Sheep and goat levy rise causes concern

Increases to the sheep and goat duty questioned

CONCERNED: David Phelan, from Phelan & Henderson, queried the consultation behind the increase to the sheep and goat levy.

CONCERNED: David Phelan, from Phelan & Henderson, queried the consultation behind the increase to the sheep and goat levy.


Livestock agent queries consultation over duty increase.


A Victorian livestock agent has raised concerns about increases to the sheep and goat levy.

The new levy came into effect at the start of the year and saw the price increase from 12 cents a head to 19 cents.

The levy, which had remained the same price since 1999, will continue to increase incrementally each year until it reaches 35cents a head in January 2023.

Gippsland livestock agent David Phelan, Phelan & Henderson & Co, criticised the lack of consultation over the increase.

Mr Phelan said the first official notice about the rise was sent to stakeholders on December 22 last year.

"It's a fair sort of a jump - 50 odd per cent," he said.

"You would think if you were going to bring something in it would be brought to people's attention before this."

The duty payments are collected in the Sheep and Goat Compensation Fund, which is then reinvested into industry through the Livestock Biosecurity Funds grants program.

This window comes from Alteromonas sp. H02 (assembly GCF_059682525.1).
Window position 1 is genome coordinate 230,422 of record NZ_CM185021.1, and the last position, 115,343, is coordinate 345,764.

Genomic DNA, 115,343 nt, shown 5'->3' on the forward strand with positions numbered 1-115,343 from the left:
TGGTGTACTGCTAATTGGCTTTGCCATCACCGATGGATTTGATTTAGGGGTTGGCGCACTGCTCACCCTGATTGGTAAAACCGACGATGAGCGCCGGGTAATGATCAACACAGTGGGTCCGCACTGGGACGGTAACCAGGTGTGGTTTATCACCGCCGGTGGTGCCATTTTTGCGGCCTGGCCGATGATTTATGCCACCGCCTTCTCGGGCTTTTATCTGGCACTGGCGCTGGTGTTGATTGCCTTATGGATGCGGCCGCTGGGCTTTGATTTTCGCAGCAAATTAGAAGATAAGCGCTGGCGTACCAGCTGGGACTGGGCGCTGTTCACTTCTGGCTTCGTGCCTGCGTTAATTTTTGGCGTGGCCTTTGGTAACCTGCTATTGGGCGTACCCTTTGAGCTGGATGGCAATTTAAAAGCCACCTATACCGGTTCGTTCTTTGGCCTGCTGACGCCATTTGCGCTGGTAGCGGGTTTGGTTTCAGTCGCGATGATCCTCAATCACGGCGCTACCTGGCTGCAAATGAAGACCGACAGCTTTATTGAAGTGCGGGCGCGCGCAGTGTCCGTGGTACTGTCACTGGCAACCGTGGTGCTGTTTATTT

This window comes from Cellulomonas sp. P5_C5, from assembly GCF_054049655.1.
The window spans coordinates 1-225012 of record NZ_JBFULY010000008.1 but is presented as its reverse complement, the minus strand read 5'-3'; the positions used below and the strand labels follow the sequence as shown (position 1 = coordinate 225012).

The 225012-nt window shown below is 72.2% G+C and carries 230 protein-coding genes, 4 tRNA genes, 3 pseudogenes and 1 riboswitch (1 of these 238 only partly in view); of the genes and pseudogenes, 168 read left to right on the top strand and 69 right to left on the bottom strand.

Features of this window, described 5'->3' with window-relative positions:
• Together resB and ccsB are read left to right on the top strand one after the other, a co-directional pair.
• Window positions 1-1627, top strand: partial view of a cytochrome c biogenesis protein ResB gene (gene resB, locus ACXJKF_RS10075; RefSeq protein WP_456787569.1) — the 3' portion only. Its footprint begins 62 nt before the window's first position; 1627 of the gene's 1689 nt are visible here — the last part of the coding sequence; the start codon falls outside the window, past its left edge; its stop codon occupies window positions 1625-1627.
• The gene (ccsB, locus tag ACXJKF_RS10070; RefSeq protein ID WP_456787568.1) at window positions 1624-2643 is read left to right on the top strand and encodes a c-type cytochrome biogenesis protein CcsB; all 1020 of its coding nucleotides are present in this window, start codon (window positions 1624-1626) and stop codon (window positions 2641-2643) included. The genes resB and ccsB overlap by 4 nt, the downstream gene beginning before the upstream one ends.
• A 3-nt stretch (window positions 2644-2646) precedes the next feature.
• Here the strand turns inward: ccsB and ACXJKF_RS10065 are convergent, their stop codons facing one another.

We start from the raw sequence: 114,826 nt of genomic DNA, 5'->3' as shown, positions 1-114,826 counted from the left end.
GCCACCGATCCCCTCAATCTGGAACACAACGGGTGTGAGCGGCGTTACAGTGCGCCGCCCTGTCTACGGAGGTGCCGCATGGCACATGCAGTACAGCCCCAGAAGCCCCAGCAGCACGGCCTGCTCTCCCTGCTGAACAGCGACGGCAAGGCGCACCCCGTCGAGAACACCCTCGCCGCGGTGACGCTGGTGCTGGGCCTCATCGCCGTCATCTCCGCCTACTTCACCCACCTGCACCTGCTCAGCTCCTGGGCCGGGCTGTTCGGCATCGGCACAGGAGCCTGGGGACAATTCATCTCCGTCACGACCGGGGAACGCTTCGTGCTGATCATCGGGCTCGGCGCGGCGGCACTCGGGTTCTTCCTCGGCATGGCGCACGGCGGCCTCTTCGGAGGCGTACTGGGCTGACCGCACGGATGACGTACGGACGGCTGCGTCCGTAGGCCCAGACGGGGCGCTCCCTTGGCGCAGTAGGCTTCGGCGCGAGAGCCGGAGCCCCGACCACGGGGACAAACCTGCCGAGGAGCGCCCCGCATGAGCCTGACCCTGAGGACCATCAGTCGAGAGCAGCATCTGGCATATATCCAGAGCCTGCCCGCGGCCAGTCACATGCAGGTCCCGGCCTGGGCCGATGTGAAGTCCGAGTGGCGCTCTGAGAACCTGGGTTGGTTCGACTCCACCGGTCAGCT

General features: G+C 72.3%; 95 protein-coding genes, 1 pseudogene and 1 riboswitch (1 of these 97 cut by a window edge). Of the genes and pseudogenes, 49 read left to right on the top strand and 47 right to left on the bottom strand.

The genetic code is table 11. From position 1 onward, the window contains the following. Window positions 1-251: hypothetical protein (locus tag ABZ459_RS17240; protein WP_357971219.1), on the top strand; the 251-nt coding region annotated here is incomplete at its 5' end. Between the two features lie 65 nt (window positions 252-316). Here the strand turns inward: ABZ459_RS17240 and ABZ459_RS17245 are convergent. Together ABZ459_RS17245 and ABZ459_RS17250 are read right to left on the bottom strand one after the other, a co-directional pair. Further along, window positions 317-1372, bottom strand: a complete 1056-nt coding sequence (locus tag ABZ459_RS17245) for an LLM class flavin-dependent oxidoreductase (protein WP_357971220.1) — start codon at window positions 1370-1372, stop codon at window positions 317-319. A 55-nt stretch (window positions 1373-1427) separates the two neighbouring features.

Mr Phelan questioned how much money remained in the compensation fund, and how the consultation with industry over the duty increase was carried out.

In a letter to livestock agents published online in December, the Animal Biosecurity Policy Team said key stakeholders were consulted during August and October 2019 via the Engage Victoria platform about whether they supported the increase to the sheep and goat duty.

It said community members, along with the Victorian Farmers Federation, expressed their support for the duty increase.

The additional funds may allow for the continued support of the subsidisation of electronic ear tags for sheep and goats and more funding for programs and projects that benefit sheep and goat industries, it said.

Agriculture Victoria did not indicate how much money remained in the fund.

"The Sheep and Goat Compensation Fund ensures important work, such as research and awareness around best-practice biosecurity can be delivered," it said in a statement.

"It also provides an important safety net to Victorian producers so they can be compensated should their livestock be impacted by a declared endemic disease.

"Following consultation with the industry and the broader community, and in consideration of the impact of the 2019/20 bushfires and the coronavirus pandemic, the levy will be raised incrementally so farmers have time to prepare for increased costs."

The fund maintains a $5 million reserve and about $3.3 million was allocated for the 2020 funding round.

Between 2018 and 2020, a total of 20 projects were supported, ranging from $135,000 for significant disease investigations and $700,000 for traceability for market access.


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